Liquid conservation in orangutans (Pongo pygmaeus) and humans (Homo sapiens): Individual differences and perceptual strategies

J Call*, P Rochat

*Corresponding author for this work

Research output: Contribution to journalArticlepeer-review

21 Citations (Scopus)

Abstract

Four orangutans (1 juvenile, 2 subadults, and 1 adult) and ten 6-8-year-old children were tested in 4 liquid conservation tasks of increasing levels of difficulty. Task difficulty depended on the type of transformation (continuous vs. discontinuous quantities) and the relative contrast between the shapes of the containers. Results indicate that orangutans did not display conservation in the strict sense; instead they showed ''partial'' conservation (intermediate reactions according to J. Piaget & B. Inhelder, 1941). In contrast, some of the children provided evidence of conservation in all 4 tasks, showing ''true'' or logically necessary conservation in the original sense proposed by J. Piaget and B. Inhelder (1941). Although orangutans did not show conservation in the strict sense, as J. Piaget (1955) and others have generally agreed it should be defined, orangutans behaved as individual and creative problem solvers, adopting different perceptual strategies depending on the task.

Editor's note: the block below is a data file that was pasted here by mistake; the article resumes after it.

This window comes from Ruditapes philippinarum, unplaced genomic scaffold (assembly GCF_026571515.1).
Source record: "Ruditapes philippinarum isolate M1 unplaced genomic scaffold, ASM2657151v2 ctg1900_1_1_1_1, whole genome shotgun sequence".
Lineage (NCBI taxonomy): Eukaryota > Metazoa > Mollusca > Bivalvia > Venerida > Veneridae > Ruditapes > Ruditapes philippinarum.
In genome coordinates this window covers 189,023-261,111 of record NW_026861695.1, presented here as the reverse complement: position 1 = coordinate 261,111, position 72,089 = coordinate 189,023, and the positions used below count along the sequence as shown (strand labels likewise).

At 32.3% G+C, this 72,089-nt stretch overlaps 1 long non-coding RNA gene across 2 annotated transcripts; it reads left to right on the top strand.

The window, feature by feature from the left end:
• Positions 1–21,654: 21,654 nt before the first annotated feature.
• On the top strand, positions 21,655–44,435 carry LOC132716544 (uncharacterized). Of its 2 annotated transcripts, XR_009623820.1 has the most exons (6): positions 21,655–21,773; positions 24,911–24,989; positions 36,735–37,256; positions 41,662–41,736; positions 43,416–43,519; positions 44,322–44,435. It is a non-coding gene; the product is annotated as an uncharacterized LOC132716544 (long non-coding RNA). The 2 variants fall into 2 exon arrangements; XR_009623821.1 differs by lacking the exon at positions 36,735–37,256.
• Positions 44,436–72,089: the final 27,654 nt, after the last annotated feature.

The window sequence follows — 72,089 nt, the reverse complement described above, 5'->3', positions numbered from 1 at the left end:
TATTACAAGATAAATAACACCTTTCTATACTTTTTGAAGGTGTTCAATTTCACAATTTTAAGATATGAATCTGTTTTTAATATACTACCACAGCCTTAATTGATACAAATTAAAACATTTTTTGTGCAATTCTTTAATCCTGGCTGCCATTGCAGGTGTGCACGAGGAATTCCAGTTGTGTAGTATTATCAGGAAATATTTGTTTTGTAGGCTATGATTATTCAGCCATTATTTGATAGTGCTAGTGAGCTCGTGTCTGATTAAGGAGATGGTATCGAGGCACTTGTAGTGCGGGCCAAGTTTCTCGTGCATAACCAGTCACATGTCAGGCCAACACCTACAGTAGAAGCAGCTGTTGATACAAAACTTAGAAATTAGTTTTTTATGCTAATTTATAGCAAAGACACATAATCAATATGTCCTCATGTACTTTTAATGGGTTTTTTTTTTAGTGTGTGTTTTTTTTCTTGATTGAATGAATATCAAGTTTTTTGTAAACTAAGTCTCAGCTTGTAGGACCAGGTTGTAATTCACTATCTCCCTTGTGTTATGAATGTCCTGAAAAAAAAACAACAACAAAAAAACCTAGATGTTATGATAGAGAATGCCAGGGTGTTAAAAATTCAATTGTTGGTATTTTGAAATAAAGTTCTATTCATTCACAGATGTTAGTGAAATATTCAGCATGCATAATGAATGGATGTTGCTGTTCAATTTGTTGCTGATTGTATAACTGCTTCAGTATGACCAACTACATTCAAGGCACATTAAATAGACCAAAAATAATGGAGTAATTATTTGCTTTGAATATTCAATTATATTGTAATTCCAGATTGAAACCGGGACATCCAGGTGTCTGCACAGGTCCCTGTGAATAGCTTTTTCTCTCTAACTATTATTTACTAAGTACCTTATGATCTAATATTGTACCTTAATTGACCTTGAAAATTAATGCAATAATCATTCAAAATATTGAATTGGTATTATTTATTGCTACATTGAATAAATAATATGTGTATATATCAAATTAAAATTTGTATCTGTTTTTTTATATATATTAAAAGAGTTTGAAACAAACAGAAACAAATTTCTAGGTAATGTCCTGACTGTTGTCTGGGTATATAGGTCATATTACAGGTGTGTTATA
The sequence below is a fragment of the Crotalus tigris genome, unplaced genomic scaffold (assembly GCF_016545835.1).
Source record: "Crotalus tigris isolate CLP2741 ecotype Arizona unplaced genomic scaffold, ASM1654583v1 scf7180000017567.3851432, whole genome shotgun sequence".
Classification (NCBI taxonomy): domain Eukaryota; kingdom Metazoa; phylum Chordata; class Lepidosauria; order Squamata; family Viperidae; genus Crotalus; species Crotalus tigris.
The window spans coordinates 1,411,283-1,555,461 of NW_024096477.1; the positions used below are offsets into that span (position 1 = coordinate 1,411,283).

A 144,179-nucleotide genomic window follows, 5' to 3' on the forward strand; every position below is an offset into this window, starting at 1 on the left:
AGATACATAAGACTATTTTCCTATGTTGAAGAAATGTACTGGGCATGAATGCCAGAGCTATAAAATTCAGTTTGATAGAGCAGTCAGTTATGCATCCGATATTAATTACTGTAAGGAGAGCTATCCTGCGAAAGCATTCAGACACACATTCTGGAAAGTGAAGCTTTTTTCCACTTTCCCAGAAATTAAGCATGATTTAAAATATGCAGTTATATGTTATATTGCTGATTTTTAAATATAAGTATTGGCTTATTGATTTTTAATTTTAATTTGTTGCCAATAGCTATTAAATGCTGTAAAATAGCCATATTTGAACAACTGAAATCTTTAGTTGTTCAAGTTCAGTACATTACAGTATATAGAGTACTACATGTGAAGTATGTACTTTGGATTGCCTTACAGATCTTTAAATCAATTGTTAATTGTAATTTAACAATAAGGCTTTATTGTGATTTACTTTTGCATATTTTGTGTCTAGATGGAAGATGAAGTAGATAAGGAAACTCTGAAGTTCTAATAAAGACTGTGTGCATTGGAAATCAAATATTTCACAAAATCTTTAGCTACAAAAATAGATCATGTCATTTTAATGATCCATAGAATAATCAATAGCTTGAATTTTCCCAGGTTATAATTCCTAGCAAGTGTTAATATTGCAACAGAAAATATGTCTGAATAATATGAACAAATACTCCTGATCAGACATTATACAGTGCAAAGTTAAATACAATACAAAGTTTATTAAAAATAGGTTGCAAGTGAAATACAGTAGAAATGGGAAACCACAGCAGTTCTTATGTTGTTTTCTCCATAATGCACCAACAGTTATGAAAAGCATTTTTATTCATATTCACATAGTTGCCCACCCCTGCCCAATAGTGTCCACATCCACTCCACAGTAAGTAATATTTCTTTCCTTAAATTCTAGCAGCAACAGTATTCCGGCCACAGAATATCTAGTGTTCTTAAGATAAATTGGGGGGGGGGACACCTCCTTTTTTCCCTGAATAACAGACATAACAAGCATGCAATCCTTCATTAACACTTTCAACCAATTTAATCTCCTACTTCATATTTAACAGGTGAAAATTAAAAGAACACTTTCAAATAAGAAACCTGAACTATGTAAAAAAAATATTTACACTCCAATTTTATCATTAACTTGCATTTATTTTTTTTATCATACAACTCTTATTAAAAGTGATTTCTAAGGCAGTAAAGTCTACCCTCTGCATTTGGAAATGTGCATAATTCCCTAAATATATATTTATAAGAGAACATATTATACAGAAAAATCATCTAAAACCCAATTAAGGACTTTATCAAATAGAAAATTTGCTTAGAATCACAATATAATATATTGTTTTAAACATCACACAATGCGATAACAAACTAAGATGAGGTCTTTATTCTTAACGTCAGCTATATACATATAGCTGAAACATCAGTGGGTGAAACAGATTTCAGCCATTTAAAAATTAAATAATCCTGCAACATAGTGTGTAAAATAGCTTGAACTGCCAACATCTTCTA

Original languageEnglish
Pages (from-to)219-232
Number of pages14
JournalJournal of Comparative Psychology
Volume110
Issue number3
Publication statusPublished - Sept 1996
Event25th Annual Symposium of the Jean-Piaget-Society - BERKELEY, Canada
Duration: 1 Jun 1995 → …

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